A similar case reported in June 1995 in the United Kingdom, and THC-O-acetate was ruled to be a Class A drug in that case. The description of that case appears to indicate the convicted manufacturer was using D. Gold's book Cannabis Alchemy as a guide.[9]

THC acetate was also reported to have been found by New Zealand police in 1995, again made by acetylation of purified cannabis extracts with acetic anhydride.[10]

Following legal changes in the United States since around 2018, especially the legalisation of cannabis in an increasing number of states and the passage of the 2018 Farm Bill[11] which eased restrictions on the cultivation of industrial hemp, THC-O-acetate has become increasingly available as a recreational drug, initially in the United States[12] but subsequently in other countries also.[where?] It may be produced from extracts of psychoactive strains of cannabis in states where this is permitted, in which case the product will be primarily O-acetyl-Δ9-THC, but it is also commonly produced from Delta-8-THC which is synthesised from cannabidiol extracted from hemp, in which case the product will be primarily O-acetyl-Δ8-THC. Since Δ9-THC and Δ8-THC are quite different in potency, the corresponding acetylated derivatives also will be, which may pose risks to consumers who are unaware of which isomer is in commercial products.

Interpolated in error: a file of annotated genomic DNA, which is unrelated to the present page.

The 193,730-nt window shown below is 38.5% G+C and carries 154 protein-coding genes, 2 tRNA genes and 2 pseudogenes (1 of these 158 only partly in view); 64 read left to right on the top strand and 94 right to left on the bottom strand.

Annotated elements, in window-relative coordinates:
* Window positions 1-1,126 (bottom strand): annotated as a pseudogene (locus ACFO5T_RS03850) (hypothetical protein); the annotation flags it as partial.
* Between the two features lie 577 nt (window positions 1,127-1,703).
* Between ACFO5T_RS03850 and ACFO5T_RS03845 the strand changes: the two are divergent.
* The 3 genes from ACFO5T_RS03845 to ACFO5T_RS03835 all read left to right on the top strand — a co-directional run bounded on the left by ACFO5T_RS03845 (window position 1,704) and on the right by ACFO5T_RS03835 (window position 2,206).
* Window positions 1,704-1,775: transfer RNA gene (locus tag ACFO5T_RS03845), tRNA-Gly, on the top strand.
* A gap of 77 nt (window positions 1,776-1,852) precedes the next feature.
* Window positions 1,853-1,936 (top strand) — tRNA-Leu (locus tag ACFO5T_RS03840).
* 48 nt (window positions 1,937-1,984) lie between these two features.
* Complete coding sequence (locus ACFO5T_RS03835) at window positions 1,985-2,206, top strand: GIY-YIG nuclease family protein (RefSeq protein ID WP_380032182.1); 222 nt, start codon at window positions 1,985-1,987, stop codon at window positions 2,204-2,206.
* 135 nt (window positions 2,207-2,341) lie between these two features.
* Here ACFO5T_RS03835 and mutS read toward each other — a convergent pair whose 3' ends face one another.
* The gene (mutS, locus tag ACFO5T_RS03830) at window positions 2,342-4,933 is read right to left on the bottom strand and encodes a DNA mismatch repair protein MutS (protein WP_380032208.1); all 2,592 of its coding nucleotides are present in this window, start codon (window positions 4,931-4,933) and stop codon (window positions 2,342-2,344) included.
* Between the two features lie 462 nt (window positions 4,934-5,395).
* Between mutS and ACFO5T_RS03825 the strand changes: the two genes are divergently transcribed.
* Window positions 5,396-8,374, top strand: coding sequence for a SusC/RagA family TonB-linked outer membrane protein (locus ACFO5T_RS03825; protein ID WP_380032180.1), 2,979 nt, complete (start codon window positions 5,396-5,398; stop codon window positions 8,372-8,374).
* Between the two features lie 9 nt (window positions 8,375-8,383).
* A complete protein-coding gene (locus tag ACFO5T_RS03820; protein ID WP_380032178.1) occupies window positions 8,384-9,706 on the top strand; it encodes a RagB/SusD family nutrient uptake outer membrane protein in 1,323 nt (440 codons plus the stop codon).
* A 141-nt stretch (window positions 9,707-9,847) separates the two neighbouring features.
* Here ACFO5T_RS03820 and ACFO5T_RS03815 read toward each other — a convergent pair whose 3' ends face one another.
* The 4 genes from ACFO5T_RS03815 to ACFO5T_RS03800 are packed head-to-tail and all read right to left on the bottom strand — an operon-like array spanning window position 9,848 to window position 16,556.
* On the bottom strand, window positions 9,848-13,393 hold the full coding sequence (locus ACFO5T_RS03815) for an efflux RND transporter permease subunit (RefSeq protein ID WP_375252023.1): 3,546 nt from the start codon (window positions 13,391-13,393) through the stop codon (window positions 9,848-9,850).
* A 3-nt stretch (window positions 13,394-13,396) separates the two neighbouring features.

Concerns have also been raised about the lack of safety data or quality control testing given the limited history of human use and potentially toxic chemical reagents used during manufacture. The legal issue of whether purified THC-O-acetate is considered legal in jurisdictions where cannabis is legal is also complex and varies between jurisdictions.[13][14][15]